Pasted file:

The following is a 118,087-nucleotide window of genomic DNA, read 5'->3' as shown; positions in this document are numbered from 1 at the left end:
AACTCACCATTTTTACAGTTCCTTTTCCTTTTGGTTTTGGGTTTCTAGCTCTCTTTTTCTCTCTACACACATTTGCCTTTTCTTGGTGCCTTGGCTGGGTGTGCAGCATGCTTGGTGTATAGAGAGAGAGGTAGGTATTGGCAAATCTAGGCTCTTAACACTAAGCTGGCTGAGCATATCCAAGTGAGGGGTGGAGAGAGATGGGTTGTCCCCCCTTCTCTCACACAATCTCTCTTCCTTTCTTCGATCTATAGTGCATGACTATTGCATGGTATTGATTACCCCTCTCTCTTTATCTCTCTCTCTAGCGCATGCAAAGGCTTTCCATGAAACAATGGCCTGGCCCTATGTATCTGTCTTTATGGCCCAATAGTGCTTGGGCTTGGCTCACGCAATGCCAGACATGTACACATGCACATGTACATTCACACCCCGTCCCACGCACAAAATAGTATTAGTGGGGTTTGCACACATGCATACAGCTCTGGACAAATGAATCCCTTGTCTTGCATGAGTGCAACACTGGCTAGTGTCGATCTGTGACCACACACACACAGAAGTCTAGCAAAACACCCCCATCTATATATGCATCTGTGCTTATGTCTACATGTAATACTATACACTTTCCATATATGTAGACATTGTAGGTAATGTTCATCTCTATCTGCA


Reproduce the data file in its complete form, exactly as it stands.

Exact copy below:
The following is a 118,087-nucleotide window of genomic DNA, read 5'->3' as shown; positions in this document are numbered from 1 at the left end:
AACTCACCATTTTTACAGTTCCTTTTCCTTTTGGTTTTGGGTTTCTAGCTCTCTTTTTCTCTCTACACACATTTGCCTTTTCTTGGTGCCTTGGCTGGGTGTGCAGCATGCTTGGTGTATAGAGAGAGAGGTAGGTATTGGCAAATCTAGGCTCTTAACACTAAGCTGGCTGAGCATATCCAAGTGAGGGGTGGAGAGAGATGGGTTGTCCCCCCTTCTCTCACACAATCTCTCTTCCTTTCTTCGATCTATAGTGCATGACTATTGCATGGTATTGATTACCCCTCTCTCTTTATCTCTCTCTCTAGCGCATGCAAAGGCTTTCCATGAAACAATGGCCTGGCCCTATGTATCTGTCTTTATGGCCCAATAGTGCTTGGGCTTGGCTCACGCAATGCCAGACATGTACACATGCACATGTACATTCACACCCCGTCCCACGCACAAAATAGTATTAGTGGGGTTTGCACACATGCATACAGCTCTGGACAAATGAATCCCTTGTCTTGCATGAGTGCAACACTGGCTAGTGTCGATCTGTGACCACACACACACAGAAGTCTAGCAAAACACCCCCATCTATATATGCATCTGTGCTTATGTCTACATGTAATACTATACACTTTCCATATATGTAGACATTGTAGGTAATGTTCATCTCTATCTGCA